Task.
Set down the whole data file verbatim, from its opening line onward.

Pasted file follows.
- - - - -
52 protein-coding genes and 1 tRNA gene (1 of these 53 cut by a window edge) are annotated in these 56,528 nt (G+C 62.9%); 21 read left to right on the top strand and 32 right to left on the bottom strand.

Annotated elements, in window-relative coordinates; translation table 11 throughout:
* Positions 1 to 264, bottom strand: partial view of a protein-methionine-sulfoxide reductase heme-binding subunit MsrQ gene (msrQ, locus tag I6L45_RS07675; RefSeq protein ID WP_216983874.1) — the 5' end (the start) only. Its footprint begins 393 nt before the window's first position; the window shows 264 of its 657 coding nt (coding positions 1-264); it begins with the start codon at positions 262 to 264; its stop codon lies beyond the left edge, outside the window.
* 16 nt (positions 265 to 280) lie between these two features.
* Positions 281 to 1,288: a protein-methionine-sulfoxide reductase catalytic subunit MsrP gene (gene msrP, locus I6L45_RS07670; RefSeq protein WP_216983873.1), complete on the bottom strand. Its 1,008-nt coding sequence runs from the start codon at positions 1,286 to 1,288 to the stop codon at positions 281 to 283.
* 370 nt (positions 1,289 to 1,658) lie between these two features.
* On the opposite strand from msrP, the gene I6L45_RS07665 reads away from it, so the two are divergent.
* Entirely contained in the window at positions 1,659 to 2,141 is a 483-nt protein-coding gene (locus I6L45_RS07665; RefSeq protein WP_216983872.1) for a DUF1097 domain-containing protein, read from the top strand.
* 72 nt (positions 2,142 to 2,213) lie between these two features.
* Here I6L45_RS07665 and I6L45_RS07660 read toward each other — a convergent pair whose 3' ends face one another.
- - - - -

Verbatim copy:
52 protein-coding genes and 1 tRNA gene (1 of these 53 cut by a window edge) are annotated in these 56,528 nt (G+C 62.9%); 21 read left to right on the top strand and 32 right to left on the bottom strand.

Annotated elements, in window-relative coordinates; translation table 11 throughout:
* Positions 1 to 264, bottom strand: partial view of a protein-methionine-sulfoxide reductase heme-binding subunit MsrQ gene (msrQ, locus tag I6L45_RS07675; RefSeq protein ID WP_216983874.1) — the 5' end (the start) only. Its footprint begins 393 nt before the window's first position; the window shows 264 of its 657 coding nt (coding positions 1-264); it begins with the start codon at positions 262 to 264; its stop codon lies beyond the left edge, outside the window.
* 16 nt (positions 265 to 280) lie between these two features.
* Positions 281 to 1,288: a protein-methionine-sulfoxide reductase catalytic subunit MsrP gene (gene msrP, locus I6L45_RS07670; RefSeq protein WP_216983873.1), complete on the bottom strand. Its 1,008-nt coding sequence runs from the start codon at positions 1,286 to 1,288 to the stop codon at positions 281 to 283.
* 370 nt (positions 1,289 to 1,658) lie between these two features.
* On the opposite strand from msrP, the gene I6L45_RS07665 reads away from it, so the two are divergent.
* Entirely contained in the window at positions 1,659 to 2,141 is a 483-nt protein-coding gene (locus I6L45_RS07665; RefSeq protein WP_216983872.1) for a DUF1097 domain-containing protein, read from the top strand.
* 72 nt (positions 2,142 to 2,213) lie between these two features.
* Here I6L45_RS07665 and I6L45_RS07660 read toward each other — a convergent pair whose 3' ends face one another.